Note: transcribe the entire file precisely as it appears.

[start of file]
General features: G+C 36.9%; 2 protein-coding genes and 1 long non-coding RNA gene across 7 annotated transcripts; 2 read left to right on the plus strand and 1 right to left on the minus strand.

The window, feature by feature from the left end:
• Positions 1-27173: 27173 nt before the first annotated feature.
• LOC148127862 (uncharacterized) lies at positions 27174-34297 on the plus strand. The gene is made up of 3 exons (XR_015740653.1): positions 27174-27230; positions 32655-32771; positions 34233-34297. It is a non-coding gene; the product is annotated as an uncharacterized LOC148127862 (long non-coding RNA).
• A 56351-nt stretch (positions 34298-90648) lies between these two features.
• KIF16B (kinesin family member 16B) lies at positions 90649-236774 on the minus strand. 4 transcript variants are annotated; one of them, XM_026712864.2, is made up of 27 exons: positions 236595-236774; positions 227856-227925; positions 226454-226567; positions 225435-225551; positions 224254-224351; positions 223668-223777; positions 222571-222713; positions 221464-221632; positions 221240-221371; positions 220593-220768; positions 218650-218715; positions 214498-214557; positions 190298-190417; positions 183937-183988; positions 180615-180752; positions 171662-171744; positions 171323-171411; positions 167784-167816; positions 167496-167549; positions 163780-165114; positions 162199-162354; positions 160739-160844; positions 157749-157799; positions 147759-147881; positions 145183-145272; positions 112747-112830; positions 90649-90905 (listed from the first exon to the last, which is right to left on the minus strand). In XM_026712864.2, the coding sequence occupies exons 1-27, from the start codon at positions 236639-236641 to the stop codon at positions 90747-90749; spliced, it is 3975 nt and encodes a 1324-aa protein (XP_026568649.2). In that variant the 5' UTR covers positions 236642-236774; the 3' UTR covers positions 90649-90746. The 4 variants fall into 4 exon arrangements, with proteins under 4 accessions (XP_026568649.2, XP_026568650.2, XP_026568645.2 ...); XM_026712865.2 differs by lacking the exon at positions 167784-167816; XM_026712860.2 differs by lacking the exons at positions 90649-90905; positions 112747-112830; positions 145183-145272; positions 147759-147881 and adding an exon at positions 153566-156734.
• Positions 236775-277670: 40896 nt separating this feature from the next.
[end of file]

General features: G+C 36.9%; 2 protein-coding genes and 1 long non-coding RNA gene across 7 annotated transcripts; 2 read left to right on the plus strand and 1 right to left on the minus strand.

The window, feature by feature from the left end:
• Positions 1-27173: 27173 nt before the first annotated feature.
• LOC148127862 (uncharacterized) lies at positions 27174-34297 on the plus strand. The gene is made up of 3 exons (XR_015740653.1): positions 27174-27230; positions 32655-32771; positions 34233-34297. It is a non-coding gene; the product is annotated as an uncharacterized LOC148127862 (long non-coding RNA).
• A 56351-nt stretch (positions 34298-90648) lies between these two features.
• KIF16B (kinesin family member 16B) lies at positions 90649-236774 on the minus strand. 4 transcript variants are annotated; one of them, XM_026712864.2, is made up of 27 exons: positions 236595-236774; positions 227856-227925; positions 226454-226567; positions 225435-225551; positions 224254-224351; positions 223668-223777; positions 222571-222713; positions 221464-221632; positions 221240-221371; positions 220593-220768; positions 218650-218715; positions 214498-214557; positions 190298-190417; positions 183937-183988; positions 180615-180752; positions 171662-171744; positions 171323-171411; positions 167784-167816; positions 167496-167549; positions 163780-165114; positions 162199-162354; positions 160739-160844; positions 157749-157799; positions 147759-147881; positions 145183-145272; positions 112747-112830; positions 90649-90905 (listed from the first exon to the last, which is right to left on the minus strand). In XM_026712864.2, the coding sequence occupies exons 1-27, from the start codon at positions 236639-236641 to the stop codon at positions 90747-90749; spliced, it is 3975 nt and encodes a 1324-aa protein (XP_026568649.2). In that variant the 5' UTR covers positions 236642-236774; the 3' UTR covers positions 90649-90746. The 4 variants fall into 4 exon arrangements, with proteins under 4 accessions (XP_026568649.2, XP_026568650.2, XP_026568645.2 ...); XM_026712865.2 differs by lacking the exon at positions 167784-167816; XM_026712860.2 differs by lacking the exons at positions 90649-90905; positions 112747-112830; positions 145183-145272; positions 147759-147881 and adding an exon at positions 153566-156734.
• Positions 236775-277670: 40896 nt separating this feature from the next.